Voices from a Troubled Land: A Short Memoir

As crises have, at times, fashioned my past, so do dreams, at times, inspire my present.

Last night I had a dream about a reunion of participants in the "Global Walk for a Livable World", an event which I had helped organize back in 1989. In the dream, we were going over the remaining documents and other effects. Some of the characters were hazy reconstructions, and some were outright fabrications. Interestingly, Joan Bokaer, the founder of the Walk, was not present. One other person (whose face and first name are all I remember) turned out to be in charge financially, and showed up later in the dream to sign some papers.

I don't remember much beyond that, but upon waking, I felt a sudden urge to see what remains on the Internet from my early years in Flagstaff. More specifically, I was curious about my final Big Mountain project, which was also my very first major Web project: Voices from a Troubled Land, a collection of photographs and letters from Diné (Navajo) elders to the Senate Select Committee on Indian Affairs. I still have the prints which I had scanned for the Web document I built.

Greyhills Academy originally hosted the document, but that link is now gone:


Fortunately, the Internet Archive's Wayback Machine still has a copy at this link:


Just as suddenly, as I perused this source of gushing nostalgia (toward which, despite its serious subject, I honestly feel that I no longer offer a valuable contribution), I experienced a desire to write a somewhat honest essay about the events that led to my settling down in Arizona.

So how did I end up in Flagstaff? My short answer to that frequent question is that I was passing through town, decided to stay while I was working on a writing project, and accidentally landed a job that transformed into a career. The long answer is more complex, and what follows is an attempt to flesh it out more fully.

Ever since I was a very young Star Trek fan, I dreamed of having an electronic computer. By 1973, I disliked writing by hand, enjoyed electric typewriters (but hated correcting mistakes), and found myself wishing for something similar to what would become known as a word processor. In the 10th grade, at West High School in Green Bay, I discovered the PDP-11 computer (more properly, a Teletype Model 43 teleprinter that connected to it over the phone). Shortly thereafter, I began learning, over my lunch period, how to program in BASIC. That summer (1979), I submitted a program to a state-wide programming competition and won 3rd Place; the following summer, I won 1st Place. With money earned at McDonald's, I bought my first genuine digital computer: a Radio Shack TRS-80 with a Z80 microprocessor and 16K of RAM. As far as I was concerned, it was my first, crude glimpse of what Paradise could be.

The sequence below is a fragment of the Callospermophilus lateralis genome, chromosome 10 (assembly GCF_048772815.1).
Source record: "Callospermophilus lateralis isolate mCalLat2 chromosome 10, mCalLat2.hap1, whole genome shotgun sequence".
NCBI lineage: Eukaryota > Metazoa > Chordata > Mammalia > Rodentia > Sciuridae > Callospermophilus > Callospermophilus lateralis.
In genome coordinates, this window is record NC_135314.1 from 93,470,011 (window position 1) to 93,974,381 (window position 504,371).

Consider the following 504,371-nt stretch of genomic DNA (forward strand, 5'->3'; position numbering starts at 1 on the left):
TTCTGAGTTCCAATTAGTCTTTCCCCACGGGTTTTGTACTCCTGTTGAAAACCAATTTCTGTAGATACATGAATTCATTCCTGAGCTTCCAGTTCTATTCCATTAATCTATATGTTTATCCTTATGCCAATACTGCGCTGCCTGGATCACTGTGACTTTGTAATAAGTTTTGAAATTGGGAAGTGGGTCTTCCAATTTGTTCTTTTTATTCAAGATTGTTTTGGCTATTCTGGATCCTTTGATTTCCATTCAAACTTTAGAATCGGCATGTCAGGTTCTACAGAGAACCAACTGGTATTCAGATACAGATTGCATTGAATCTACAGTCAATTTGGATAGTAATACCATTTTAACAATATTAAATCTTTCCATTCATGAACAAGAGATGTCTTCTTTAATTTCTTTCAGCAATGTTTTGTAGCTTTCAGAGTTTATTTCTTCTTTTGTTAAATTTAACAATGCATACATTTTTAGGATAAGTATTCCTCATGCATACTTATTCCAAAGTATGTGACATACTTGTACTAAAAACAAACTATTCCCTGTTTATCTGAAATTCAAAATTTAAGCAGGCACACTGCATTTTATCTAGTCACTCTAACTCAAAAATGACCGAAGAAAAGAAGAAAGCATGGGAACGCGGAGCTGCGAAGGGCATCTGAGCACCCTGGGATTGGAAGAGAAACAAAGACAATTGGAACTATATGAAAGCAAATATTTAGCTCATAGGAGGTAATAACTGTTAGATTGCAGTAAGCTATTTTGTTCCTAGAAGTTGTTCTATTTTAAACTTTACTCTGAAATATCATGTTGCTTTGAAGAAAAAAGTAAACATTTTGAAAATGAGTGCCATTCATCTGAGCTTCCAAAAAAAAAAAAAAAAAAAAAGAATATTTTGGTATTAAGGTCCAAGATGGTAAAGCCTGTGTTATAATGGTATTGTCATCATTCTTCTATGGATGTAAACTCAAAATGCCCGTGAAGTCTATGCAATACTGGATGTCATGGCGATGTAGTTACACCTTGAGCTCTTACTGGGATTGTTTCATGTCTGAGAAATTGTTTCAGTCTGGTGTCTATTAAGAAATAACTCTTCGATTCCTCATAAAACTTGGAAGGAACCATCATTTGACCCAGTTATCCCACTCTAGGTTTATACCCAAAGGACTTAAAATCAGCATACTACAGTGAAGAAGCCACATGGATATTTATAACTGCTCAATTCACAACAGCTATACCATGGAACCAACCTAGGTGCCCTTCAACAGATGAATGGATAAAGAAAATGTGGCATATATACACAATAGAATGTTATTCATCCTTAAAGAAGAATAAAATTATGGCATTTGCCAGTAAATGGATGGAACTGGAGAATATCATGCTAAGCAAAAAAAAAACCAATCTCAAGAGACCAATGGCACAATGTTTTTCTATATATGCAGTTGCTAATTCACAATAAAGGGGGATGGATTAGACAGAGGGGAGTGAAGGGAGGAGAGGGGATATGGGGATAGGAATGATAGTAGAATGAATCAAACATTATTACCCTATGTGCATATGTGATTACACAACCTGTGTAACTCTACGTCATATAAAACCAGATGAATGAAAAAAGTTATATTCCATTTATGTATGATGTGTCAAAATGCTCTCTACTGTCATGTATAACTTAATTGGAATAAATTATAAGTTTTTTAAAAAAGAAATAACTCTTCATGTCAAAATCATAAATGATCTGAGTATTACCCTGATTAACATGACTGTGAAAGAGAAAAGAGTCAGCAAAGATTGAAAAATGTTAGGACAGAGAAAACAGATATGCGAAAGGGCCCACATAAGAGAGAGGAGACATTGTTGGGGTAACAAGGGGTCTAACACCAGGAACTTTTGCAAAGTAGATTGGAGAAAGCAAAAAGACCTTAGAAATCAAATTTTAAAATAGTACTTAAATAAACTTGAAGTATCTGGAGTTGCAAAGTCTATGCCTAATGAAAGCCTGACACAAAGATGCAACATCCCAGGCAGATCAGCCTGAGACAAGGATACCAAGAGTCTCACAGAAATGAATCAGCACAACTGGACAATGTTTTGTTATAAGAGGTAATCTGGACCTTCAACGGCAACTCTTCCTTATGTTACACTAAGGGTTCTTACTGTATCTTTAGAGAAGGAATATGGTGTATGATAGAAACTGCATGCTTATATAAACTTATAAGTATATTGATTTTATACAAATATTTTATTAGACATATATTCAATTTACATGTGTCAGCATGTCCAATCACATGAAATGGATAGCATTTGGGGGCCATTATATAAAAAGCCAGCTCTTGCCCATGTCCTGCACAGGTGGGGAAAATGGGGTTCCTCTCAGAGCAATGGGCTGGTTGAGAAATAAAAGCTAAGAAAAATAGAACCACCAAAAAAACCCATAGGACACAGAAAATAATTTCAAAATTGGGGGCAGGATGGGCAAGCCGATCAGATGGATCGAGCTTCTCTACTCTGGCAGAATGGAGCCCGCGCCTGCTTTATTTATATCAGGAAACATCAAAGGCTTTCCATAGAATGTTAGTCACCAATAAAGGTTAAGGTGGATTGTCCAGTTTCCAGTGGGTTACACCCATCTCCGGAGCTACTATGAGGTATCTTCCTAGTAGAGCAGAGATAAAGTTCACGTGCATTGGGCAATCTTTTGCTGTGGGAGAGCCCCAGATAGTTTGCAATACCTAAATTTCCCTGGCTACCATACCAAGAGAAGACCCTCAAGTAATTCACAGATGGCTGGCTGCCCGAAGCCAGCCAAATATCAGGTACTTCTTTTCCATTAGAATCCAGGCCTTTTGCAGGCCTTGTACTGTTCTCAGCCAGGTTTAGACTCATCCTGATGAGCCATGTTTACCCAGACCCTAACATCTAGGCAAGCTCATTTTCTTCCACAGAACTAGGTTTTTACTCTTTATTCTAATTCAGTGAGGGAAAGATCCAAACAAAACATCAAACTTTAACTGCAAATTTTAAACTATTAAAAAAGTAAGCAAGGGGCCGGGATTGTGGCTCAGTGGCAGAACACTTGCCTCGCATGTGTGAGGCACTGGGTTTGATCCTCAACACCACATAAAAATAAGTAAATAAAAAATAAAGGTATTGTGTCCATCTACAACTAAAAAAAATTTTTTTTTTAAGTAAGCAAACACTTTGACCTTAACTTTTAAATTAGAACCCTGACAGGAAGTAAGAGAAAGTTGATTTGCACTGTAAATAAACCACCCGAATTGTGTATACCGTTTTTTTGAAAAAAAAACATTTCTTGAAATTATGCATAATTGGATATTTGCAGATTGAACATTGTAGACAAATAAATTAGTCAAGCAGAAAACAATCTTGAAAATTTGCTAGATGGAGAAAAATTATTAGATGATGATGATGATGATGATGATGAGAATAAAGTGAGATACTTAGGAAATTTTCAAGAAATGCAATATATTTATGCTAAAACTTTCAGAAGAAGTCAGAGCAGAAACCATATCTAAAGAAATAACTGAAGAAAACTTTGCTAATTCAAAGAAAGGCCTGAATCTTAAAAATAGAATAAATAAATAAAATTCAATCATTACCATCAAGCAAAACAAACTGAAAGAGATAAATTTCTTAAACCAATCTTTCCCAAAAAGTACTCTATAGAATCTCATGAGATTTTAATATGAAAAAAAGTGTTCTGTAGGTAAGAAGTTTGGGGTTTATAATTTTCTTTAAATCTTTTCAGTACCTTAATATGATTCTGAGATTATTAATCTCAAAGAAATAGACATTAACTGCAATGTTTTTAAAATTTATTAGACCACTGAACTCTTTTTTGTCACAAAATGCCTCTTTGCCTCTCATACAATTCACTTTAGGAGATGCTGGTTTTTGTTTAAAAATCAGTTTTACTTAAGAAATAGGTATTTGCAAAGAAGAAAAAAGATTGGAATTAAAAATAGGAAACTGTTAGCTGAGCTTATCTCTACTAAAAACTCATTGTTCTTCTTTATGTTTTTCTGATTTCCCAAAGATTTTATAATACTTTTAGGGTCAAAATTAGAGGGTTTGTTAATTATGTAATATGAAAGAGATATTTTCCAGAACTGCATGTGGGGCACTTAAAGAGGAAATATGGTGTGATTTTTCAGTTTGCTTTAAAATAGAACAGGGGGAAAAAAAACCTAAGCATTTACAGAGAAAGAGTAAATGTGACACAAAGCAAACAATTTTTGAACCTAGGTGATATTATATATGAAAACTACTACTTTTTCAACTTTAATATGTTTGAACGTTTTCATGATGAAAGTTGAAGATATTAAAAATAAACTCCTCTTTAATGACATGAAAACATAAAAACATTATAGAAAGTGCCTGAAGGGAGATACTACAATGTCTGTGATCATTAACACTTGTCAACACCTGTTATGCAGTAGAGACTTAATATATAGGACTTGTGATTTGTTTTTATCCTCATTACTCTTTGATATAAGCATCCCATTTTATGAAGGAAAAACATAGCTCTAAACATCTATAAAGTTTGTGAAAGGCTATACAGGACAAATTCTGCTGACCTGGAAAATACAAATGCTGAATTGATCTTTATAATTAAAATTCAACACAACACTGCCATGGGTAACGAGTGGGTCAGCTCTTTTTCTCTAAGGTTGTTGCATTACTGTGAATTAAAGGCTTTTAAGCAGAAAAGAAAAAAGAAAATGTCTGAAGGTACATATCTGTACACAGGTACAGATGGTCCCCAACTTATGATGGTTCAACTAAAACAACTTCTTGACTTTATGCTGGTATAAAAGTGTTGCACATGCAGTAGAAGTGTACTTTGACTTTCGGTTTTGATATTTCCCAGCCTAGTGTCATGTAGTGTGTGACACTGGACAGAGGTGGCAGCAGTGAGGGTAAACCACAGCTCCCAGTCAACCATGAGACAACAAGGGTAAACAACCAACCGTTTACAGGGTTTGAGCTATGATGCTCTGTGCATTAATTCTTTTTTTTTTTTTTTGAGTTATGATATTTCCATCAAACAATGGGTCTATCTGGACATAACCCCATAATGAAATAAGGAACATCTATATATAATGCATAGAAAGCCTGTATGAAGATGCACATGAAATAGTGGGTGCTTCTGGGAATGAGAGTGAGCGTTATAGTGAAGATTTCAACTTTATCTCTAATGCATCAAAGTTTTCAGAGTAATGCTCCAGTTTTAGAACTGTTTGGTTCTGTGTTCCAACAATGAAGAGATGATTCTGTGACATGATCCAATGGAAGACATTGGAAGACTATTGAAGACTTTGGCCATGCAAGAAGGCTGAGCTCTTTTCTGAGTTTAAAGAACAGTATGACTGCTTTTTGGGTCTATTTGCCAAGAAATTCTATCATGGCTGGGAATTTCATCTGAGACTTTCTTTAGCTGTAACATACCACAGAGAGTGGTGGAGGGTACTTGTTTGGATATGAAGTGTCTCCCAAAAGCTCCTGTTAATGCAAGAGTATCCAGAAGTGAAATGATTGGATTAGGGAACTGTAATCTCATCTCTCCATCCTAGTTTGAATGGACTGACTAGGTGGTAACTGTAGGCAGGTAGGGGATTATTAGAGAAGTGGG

Since the early 1970s, I've also been an avid reader of Science Fiction. My infatuation with Microbiology most likely had its origins in James Blish's "Surface Tension", Theodore Sturgeon's "Microcosmic God", and Michael Crichton's The Andromeda Strain. That love was cemented by a delightful museum of Microbiology in Abilene, Kansas, called the "Microzoo" (I still have a poster from that would-be roadside attraction, which unfortunately no longer exists). Somehow, after the 8th or 9th grade, I became acquainted with a Microbiology teacher at the University of Wisconsin in Green Bay. In return for doing chores in the lab, I learned such basics as aseptic technique, serial culture, culture media preparation, Gram staining, and so forth. The laboratory became my playground, and I was having a wonderful time.

This is where, depending on one's point of view, things either went horribly wrong, or horribly right. Had I gone the other direction, who knows where I would be today?

I decided to pursue a degree in Microbiology. The coursework was a breeze for me, and I even designed and helped conduct a Microbiology class geared towards Nursing students. I joined Mensa, published a satirical pseudo-underground rag called the "Circular File", graduated in 1985 with nearly straight A's, and had sky-high GRE scores. What I had failed to recognize by that time, however, is that I didn't have an exceptional aptitude for designing scientific experiments. All I really wanted to do was play around in the lab, and that would contribute to my eventual downfall.